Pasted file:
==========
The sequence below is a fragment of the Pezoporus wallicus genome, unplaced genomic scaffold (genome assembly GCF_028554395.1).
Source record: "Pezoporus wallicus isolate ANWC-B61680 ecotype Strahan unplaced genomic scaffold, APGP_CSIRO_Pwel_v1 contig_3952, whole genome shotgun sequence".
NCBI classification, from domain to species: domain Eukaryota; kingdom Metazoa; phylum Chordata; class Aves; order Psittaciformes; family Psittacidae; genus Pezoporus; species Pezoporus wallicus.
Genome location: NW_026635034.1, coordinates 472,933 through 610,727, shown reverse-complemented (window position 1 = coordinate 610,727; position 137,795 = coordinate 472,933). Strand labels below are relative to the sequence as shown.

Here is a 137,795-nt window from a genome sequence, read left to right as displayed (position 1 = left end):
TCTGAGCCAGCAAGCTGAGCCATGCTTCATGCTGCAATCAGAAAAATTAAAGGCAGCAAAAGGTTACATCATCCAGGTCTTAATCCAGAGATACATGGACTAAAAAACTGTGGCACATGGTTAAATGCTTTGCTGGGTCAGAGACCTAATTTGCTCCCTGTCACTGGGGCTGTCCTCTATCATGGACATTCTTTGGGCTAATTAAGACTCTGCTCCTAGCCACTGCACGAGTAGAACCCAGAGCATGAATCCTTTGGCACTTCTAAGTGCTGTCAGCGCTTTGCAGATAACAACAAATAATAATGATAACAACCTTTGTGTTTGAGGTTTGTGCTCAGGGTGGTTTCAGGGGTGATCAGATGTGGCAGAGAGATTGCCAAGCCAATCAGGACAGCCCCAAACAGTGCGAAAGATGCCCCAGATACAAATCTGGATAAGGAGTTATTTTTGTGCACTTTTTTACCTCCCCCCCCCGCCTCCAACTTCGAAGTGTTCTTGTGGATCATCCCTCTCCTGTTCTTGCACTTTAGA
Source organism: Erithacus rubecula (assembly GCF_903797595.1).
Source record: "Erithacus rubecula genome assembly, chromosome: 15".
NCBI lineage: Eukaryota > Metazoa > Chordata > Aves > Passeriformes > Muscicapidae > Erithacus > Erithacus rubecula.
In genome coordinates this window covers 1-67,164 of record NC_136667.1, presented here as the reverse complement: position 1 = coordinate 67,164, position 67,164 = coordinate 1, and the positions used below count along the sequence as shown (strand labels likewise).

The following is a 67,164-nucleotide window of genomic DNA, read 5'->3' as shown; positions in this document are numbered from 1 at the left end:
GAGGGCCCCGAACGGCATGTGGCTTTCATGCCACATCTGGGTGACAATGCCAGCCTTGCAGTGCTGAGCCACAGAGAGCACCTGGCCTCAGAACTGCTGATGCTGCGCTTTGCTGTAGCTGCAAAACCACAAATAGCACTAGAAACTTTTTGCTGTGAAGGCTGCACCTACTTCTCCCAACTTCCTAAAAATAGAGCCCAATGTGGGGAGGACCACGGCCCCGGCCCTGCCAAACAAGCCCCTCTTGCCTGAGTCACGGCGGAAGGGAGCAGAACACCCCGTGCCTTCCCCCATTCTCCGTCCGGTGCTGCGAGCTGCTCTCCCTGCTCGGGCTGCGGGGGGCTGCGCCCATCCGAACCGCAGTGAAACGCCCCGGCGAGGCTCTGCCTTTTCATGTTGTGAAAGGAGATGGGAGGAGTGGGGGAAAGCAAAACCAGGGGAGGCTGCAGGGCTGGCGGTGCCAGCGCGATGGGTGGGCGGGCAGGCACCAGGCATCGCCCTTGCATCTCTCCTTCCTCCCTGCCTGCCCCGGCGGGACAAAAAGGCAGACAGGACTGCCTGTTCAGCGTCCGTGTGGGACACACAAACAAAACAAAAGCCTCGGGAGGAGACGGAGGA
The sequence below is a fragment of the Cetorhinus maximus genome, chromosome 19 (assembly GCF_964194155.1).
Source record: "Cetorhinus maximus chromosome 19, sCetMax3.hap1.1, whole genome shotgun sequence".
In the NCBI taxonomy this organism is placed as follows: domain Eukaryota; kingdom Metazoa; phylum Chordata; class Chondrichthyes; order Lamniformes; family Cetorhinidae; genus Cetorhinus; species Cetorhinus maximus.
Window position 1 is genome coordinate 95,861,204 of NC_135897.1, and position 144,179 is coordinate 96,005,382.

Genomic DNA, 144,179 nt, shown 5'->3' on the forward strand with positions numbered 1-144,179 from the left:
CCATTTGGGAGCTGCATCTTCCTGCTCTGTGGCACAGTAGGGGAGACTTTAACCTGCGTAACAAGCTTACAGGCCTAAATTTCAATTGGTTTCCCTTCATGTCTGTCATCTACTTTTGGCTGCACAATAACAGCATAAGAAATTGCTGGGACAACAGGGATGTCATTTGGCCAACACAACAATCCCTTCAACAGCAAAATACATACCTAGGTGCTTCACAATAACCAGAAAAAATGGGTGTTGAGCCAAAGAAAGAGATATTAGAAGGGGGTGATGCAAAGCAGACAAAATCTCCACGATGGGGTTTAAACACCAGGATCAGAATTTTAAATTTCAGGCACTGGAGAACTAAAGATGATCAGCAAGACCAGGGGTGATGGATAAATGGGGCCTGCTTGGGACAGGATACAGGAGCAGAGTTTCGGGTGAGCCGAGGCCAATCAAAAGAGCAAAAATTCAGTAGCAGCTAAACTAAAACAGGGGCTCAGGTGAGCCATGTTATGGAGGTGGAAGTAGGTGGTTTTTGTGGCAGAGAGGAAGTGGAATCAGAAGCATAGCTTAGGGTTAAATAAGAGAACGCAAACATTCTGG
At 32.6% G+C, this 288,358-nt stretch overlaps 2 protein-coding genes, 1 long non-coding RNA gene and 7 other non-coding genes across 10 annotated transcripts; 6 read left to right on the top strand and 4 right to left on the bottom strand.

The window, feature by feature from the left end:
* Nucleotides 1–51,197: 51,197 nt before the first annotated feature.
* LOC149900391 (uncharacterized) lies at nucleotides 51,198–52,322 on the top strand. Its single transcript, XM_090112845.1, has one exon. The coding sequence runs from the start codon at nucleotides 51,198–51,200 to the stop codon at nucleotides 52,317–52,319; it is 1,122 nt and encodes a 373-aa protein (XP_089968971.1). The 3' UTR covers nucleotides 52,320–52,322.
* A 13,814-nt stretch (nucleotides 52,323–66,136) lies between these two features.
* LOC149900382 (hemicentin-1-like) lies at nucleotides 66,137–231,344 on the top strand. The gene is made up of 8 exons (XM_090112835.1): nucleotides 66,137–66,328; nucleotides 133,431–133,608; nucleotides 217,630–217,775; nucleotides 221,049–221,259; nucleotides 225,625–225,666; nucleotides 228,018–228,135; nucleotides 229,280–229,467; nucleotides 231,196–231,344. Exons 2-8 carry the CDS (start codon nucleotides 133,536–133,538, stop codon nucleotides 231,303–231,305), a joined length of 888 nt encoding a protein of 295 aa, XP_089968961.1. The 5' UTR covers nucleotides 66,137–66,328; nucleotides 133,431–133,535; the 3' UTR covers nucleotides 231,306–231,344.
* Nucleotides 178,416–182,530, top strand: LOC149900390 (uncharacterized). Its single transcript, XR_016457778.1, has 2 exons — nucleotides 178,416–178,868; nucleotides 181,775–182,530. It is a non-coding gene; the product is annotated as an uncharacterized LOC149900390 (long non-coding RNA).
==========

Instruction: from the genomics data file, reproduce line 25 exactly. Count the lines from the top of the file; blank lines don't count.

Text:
* Nucleotides 178,416–182,530, top strand: LOC149900390 (uncharacterized). Its single transcript, XR_016457778.1, has 2 exons — nucleotides 178,416–178,868; nucleotides 181,775–182,530. It is a non-coding gene; the product is annotated as an uncharacterized LOC149900390 (long non-coding RNA).